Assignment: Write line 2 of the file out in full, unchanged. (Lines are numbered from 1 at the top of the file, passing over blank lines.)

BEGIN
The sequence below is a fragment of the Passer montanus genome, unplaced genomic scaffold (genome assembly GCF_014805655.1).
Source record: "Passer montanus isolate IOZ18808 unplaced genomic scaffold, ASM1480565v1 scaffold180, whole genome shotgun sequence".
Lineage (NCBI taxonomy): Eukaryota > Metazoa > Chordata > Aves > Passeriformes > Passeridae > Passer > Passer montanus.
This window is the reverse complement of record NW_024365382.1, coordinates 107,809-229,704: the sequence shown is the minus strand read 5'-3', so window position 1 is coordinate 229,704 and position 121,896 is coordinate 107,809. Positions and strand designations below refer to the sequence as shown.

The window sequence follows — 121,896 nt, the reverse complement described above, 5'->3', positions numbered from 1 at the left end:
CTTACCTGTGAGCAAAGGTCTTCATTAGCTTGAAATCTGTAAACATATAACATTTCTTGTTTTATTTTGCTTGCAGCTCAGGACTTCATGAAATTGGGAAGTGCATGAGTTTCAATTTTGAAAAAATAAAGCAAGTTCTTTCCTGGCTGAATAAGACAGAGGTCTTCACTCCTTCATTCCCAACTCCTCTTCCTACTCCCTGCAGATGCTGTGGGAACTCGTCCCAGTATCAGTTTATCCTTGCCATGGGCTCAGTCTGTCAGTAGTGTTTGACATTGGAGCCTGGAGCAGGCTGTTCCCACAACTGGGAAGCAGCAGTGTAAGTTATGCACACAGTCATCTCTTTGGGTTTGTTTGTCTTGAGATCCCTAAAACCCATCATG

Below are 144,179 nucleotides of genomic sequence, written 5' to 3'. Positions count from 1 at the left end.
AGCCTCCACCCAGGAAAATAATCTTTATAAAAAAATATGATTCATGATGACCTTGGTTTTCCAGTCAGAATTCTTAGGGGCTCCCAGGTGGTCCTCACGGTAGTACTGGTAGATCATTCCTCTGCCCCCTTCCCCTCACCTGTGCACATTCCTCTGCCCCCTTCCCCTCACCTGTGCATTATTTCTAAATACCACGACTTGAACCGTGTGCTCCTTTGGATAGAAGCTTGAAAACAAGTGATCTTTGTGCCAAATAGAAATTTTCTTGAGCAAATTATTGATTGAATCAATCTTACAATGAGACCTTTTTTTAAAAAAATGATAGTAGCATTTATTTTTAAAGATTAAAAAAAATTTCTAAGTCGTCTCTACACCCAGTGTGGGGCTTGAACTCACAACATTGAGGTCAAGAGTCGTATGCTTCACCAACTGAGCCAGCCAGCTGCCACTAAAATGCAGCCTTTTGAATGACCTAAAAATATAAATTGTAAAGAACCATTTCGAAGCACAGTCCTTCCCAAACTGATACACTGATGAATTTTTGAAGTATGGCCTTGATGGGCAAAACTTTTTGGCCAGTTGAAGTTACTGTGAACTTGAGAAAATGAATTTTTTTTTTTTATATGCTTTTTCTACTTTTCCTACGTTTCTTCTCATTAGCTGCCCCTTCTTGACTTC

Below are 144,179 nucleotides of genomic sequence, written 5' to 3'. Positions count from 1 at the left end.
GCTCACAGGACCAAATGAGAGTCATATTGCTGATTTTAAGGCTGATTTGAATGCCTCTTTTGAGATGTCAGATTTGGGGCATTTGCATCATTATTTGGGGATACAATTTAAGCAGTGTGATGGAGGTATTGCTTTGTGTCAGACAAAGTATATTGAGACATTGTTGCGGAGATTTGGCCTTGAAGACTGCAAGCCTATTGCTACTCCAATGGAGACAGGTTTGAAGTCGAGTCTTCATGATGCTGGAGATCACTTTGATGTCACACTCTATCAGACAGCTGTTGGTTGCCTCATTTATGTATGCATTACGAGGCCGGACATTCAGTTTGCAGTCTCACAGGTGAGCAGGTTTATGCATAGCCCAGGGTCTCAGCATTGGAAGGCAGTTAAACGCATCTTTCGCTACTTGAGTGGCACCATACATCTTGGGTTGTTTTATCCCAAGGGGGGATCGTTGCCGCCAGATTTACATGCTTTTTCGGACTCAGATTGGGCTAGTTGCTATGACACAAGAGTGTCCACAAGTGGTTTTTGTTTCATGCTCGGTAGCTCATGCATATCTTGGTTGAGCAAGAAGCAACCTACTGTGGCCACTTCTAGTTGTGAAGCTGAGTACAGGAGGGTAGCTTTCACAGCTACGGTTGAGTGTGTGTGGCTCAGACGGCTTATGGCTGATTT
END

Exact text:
Source record: "Passer montanus isolate IOZ18808 unplaced genomic scaffold, ASM1480565v1 scaffold180, whole genome shotgun sequence".